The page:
Common Loons (called “divers” throughout Europe) are avian torpedoes, perfectly designed for underwater pursuit of their fish prey. Unlike most birds, the Common Loon, Yellow-billed Loon, and others in their family have solid bones, which help them sink quickly and silently beneath the surface. Strong webbed feet propel them through the water to depths of up to 150 feet.
Loon legs are placed far back on their bodies for more efficient swimming. (Flip side: They can barely walk on land and often get into trouble when they mistake icy pavement for water.) Loons can expel air from their lungs and flatten their feathers to dive and swim even more efficiently. Once below the surface, the loon’s heart slows down to conserve oxygen.
Although the Common Loon population appears to be increasing, threats still exist. Among these are lead poisoning: the birds ingest discarded lead fishing tackle as they scoop up pebbles from the lake bottom to store in their gizzards. In the Adirondacks, acidification and contamination of lakes caused by burning of fossil fuels also pose a problem. Common Loons are accidentally caught by commercial fishing nets, both on the Great Lakes and in the ocean.
ABC is actively working to counter many of these threats to ensure a future for the Common Loon and other waterbirds.
Loons, like airplanes, need a runway for takeoff. These large, heavy birds require water “runways” from 30 yards up to a quarter-mile, depending on the wind, to get up enough speed for lift-off. Once aloft, loons are strong and direct fliers, reaching speeds of up to 70 miles per hour during their short-distance migrations.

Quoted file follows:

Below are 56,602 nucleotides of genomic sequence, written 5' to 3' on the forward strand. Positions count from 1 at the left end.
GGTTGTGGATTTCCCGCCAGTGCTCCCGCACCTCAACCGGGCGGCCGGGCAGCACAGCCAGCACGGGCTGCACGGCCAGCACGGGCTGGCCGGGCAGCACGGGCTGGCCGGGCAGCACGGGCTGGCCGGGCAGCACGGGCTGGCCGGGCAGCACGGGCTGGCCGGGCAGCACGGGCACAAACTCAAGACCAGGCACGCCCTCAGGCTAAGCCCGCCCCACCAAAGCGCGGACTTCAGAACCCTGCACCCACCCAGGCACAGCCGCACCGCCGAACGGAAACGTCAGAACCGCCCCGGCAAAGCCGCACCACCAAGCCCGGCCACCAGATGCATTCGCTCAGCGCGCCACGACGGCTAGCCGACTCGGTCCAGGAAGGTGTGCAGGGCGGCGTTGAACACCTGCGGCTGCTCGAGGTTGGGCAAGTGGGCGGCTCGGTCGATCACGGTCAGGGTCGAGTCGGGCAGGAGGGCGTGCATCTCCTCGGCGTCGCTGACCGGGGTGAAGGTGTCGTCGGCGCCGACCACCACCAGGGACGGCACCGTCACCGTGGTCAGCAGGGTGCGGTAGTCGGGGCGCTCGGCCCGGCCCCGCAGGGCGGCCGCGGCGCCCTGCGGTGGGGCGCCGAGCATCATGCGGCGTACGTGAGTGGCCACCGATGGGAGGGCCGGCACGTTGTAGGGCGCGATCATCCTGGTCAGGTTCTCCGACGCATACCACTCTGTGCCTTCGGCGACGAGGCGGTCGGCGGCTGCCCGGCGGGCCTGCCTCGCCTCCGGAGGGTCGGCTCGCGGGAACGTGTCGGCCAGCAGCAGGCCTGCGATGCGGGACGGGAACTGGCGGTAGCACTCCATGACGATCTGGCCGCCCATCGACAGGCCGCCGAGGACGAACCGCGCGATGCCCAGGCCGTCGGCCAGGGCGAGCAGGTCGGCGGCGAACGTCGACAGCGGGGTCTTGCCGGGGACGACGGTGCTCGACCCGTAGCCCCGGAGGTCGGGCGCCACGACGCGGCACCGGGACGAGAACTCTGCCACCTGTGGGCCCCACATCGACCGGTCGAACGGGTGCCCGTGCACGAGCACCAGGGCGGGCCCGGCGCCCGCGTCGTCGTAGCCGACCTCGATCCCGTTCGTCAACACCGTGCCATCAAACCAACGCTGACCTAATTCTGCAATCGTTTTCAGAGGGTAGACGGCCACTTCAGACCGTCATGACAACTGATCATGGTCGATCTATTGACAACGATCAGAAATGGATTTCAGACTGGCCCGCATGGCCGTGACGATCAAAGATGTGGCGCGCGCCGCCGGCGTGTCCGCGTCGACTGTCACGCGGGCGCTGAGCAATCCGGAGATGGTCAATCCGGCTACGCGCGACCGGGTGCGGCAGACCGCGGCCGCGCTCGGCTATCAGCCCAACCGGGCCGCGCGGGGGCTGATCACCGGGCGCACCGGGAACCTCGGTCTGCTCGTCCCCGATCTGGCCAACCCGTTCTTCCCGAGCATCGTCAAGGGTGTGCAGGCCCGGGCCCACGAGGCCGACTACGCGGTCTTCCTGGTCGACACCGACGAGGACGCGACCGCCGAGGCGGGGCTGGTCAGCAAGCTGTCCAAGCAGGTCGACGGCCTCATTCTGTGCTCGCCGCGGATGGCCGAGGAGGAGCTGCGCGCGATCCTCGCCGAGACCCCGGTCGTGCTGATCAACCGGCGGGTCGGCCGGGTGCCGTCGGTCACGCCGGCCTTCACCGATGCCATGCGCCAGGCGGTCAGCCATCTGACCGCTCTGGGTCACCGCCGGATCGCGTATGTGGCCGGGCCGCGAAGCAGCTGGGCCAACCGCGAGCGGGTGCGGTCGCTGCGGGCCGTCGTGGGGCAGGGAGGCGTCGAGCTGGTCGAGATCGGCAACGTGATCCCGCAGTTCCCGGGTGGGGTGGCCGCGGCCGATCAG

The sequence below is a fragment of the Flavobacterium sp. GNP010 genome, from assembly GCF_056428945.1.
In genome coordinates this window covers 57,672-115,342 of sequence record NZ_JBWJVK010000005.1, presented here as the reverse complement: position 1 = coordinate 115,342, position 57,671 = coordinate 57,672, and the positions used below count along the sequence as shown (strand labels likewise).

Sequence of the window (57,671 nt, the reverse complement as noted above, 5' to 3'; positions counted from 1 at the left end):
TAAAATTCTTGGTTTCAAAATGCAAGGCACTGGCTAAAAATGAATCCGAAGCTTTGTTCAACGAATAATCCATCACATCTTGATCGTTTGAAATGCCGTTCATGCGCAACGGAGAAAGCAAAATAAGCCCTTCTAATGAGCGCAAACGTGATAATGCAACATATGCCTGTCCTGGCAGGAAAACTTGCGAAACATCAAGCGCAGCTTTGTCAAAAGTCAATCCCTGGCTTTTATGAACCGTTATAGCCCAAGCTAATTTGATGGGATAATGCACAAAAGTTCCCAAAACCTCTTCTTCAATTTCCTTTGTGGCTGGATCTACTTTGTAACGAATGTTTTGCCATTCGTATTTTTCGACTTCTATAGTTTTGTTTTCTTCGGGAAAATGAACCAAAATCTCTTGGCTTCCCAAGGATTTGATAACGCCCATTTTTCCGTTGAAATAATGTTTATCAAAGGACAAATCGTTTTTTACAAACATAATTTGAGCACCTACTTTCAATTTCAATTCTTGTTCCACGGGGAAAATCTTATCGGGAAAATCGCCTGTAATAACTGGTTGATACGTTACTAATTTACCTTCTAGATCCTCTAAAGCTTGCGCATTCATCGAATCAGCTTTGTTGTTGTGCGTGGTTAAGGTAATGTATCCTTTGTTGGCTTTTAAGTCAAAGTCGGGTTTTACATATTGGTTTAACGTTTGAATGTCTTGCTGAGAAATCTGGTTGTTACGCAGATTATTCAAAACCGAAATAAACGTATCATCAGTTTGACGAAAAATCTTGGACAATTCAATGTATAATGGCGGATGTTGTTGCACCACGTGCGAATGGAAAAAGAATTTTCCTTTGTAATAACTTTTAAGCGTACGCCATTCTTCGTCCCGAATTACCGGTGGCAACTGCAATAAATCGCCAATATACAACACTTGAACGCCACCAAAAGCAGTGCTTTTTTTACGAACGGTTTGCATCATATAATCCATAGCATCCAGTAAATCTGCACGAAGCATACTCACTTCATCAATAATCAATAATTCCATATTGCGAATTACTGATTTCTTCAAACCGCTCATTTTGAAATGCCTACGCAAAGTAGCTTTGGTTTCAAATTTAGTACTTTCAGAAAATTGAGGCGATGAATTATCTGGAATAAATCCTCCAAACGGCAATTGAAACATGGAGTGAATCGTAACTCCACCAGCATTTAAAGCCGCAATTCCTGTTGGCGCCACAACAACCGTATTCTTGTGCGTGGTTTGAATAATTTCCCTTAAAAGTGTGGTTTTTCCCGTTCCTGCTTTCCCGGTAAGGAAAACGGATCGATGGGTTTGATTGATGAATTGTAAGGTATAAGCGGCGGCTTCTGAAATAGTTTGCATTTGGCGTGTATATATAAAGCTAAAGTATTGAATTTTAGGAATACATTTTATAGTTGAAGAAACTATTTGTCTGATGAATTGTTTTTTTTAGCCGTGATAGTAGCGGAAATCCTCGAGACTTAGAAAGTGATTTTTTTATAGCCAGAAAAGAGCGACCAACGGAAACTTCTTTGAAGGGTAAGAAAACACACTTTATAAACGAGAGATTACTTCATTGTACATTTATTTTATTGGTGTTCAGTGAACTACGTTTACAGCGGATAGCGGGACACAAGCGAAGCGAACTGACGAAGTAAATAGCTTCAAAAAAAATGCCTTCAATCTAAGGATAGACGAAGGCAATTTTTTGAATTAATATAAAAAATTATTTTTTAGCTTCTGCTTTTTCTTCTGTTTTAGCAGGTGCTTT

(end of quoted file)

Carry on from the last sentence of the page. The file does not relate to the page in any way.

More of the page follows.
Loons in flight are quite a spectacle, says ABC Conservation Biologist Dan Lebbin. “I have seen hundreds of loons flying overhead, migrating south on frigidly cold days from the shores of Cayuga Lake in New York,” he says. “The birds were coming off the Great Lakes and passing over the Finger Lakes on their way to the coast, a couple hours into their flight.”
Common Loons require clear, unpolluted lakes with abundant populations of small fish to breed successfully. They prefer the quiet atmosphere of uninhabited lakes; human disturbances such as canoeing, camping, fishing, and motor boating in these places can lower the loon's reproductive success. The association with northern lakes makes them among the best known of birds, with countless movie soundtracks using their haunting nocturnal wails, yodels, and tremolos to evoke a picture of remote wilderness and dark conifer forests.